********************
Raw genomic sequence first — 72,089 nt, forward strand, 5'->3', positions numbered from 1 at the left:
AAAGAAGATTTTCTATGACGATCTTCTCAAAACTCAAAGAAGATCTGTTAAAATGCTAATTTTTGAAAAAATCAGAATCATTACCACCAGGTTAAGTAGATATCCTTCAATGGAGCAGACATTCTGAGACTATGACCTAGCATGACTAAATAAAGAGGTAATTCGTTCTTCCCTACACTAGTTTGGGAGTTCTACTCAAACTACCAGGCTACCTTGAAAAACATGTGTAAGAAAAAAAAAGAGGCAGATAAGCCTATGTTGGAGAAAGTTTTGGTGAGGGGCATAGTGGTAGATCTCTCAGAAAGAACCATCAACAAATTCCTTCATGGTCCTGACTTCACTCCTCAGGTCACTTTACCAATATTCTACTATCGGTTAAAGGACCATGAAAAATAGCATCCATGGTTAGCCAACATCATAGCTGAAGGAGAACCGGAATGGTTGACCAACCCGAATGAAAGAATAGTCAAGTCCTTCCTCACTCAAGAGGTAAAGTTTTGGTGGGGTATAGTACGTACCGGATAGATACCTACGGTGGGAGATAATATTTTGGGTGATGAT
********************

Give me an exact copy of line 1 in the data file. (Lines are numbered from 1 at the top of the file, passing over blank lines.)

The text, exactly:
Raw genomic sequence first — 72,089 nt, forward strand, 5'->3', positions numbered from 1 at the left: